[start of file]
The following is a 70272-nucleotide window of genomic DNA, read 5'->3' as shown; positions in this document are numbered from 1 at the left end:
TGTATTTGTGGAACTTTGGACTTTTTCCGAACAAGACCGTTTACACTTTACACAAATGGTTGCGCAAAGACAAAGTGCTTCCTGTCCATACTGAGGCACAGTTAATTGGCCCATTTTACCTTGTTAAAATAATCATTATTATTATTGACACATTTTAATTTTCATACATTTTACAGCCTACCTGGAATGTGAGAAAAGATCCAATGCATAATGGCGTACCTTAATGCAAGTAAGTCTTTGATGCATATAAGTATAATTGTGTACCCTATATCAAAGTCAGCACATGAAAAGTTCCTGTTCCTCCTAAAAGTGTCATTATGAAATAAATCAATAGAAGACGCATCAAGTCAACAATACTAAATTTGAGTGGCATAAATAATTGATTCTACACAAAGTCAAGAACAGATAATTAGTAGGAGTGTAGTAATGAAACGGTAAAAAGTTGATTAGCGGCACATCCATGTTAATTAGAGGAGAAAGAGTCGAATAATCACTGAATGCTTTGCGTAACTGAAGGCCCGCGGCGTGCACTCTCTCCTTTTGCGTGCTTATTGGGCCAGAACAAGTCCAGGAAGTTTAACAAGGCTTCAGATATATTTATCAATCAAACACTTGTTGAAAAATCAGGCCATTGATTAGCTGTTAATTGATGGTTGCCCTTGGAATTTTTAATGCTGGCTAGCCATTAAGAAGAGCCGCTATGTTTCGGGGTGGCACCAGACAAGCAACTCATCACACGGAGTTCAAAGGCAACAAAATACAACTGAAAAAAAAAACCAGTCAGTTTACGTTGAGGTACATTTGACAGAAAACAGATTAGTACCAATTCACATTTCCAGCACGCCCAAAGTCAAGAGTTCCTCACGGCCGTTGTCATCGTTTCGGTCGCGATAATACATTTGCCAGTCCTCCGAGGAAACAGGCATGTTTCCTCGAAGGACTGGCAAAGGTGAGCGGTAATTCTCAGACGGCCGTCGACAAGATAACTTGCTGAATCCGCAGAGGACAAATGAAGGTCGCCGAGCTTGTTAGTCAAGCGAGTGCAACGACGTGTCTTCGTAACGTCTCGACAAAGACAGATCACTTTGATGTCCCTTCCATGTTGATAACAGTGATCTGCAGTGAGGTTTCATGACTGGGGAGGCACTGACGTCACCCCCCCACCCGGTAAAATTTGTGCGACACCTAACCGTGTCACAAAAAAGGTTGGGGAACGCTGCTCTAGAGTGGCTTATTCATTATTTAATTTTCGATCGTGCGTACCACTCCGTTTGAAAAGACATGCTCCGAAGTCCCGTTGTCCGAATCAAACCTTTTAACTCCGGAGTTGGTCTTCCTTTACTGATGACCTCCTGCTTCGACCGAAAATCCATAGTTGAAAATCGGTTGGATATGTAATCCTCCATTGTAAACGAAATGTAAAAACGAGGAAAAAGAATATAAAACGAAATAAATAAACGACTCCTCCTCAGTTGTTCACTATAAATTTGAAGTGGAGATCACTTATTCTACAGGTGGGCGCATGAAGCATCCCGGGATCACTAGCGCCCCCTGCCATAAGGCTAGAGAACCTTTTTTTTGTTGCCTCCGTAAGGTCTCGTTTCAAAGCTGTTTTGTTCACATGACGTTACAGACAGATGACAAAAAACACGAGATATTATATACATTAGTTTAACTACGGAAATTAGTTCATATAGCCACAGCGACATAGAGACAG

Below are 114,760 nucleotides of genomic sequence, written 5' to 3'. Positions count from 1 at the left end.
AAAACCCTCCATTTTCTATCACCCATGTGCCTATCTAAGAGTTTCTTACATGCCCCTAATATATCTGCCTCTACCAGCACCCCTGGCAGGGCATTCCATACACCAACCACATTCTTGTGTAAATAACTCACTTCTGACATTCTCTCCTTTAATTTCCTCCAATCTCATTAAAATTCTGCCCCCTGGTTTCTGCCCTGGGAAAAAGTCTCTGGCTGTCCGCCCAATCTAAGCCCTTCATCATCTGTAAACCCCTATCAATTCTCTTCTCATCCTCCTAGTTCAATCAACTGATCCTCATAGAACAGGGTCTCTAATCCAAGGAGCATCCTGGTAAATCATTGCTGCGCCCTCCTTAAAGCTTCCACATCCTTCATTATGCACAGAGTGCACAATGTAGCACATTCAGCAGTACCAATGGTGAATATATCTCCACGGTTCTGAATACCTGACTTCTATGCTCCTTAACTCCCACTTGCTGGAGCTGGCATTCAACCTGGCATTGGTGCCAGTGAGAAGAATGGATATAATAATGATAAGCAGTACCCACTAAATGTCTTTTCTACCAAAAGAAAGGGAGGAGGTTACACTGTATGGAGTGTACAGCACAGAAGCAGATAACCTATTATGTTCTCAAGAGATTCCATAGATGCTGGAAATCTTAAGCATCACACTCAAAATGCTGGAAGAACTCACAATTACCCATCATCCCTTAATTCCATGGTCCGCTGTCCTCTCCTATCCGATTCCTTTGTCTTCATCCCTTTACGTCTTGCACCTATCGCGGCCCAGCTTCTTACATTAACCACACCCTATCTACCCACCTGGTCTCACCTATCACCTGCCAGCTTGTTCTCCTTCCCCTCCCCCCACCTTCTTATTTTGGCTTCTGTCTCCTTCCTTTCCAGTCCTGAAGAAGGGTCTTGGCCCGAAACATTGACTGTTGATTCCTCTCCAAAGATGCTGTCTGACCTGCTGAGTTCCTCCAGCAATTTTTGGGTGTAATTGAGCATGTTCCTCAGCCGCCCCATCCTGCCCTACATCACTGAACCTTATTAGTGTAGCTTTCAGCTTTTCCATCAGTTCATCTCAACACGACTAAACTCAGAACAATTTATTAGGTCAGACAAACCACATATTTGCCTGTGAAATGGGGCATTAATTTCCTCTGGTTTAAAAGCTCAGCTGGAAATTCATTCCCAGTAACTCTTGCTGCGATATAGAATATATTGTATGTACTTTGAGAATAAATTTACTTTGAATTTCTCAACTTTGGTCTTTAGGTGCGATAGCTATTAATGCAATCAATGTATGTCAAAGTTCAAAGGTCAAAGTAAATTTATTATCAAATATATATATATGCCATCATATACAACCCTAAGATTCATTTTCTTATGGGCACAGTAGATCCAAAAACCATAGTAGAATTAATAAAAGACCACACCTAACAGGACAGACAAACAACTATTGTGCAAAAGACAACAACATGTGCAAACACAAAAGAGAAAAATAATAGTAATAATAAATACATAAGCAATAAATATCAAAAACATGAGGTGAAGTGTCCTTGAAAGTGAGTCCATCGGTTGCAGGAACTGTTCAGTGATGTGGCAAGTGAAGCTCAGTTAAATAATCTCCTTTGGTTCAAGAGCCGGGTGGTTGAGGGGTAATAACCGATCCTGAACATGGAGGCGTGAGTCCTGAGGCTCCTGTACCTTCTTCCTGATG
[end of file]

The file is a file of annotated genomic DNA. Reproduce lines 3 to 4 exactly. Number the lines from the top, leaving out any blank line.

Below are 114,760 nucleotides of genomic sequence, written 5' to 3'. Positions count from 1 at the left end.
AAAACCCTCCATTTTCTATCACCCATGTGCCTATCTAAGAGTTTCTTACATGCCCCTAATATATCTGCCTCTACCAGCACCCCTGGCAGGGCATTCCATACACCAACCACATTCTTGTGTAAATAACTCACTTCTGACATTCTCTCCTTTAATTTCCTCCAATCTCATTAAAATTCTGCCCCCTGGTTTCTGCCCTGGGAAAAAGTCTCTGGCTGTCCGCCCAATCTAAGCCCTTCATCATCTGTAAACCCCTATCAATTCTCTTCTCATCCTCCTAGTTCAATCAACTGATCCTCATAGAACAGGGTCTCTAATCCAAGGAGCATCCTGGTAAATCATTGCTGCGCCCTCCTTAAAGCTTCCACATCCTTCATTATGCACAGAGTGCACAATGTAGCACATTCAGCAGTACCAATGGTGAATATATCTCCACGGTTCTGAATACCTGACTTCTATGCTCCTTAACTCCCACTTGCTGGAGCTGGCATTCAACCTGGCATTGGTGCCAGTGAGAAGAATGGATATAATAATGATAAGCAGTACCCACTAAATGTCTTTTCTACCAAAAGAAAGGGAGGAGGTTACACTGTATGGAGTGTACAGCACAGAAGCAGATAACCTATTATGTTCTCAAGAGATTCCATAGATGCTGGAAATCTTAAGCATCACACTCAAAATGCTGGAAGAACTCACAATTACCCATCATCCCTTAATTCCATGGTCCGCTGTCCTCTCCTATCCGATTCCTTTGTCTTCATCCCTTTACGTCTTGCACCTATCGCGGCCCAGCTTCTTACATTAACCACACCCTATCTACCCACCTGGTCTCACCTATCACCTGCCAGCTTGTTCTCCTTCCCCTCCCCCCACCTTCTTATTTTGGCTTCTGTCTCCTTCCTTTCCAGTCCTGAAGAAGGGTCTTGGCCCGAAACATTGACTGTTGATTCCTCTCCAAAGATGCTGTCTGACCTGCTGAGTTCCTCCAGCAATTTTTGGGTGTAATTGAGCATGTTCCTCAGCCGCCCCATCCTGCCCTACATCACTGAACCTTATTAGTGTAGCTTTCAGCTTTTCCATCAGTTCATCTCAACACGACTAAACTCAGAACAATTTATTAGGTCAGACAAACCACATATTTGCCTGTGAAATGGGGCATTAATTTCCTCTGGTTTAAAAGCTCAGCTGGAAATTCATTCCCAGTAACTCTTGCTGCGATATAGAATATATTGTATGTACTTTGAGAATAAATTTACTTTGAATTTCTCAACTTTGGTCTTTAGGTGCGATAGCTATTAATGCAATCAATGTATGTCAAAGTTCAAAGGTCAAAGTAAATTTATTATCAAATATATATATATGCCATCATATACAACCCTAAGATTCATTTTCTTATGGGCACAGTAGATCCAAAAACCATAGTAGAATTAATAAAAGACCACACCTAACAGGACAGACAAACAACTATTGTGCAAAAGACAACAACATGTGCAAACACAAAAGAGAAAAATAATAGTAATAATAAATACATAAGCAATAAATATCAAAAACATGAGGTGAAGTGTCCTTGAAAGTGAGTCCATCGGTTGCAGGAACTGTTCAGTGATGTGGCAAGTGAAGCTCAGTTAAATAATCTCCTTTGGTTCAAGAGCCGGGTGGTTGAGGGGTAATAACCGATCCTGAACATGGAGGCGTGAGTCCTGAGGCTCCTGTACCTTCTTCCTGATG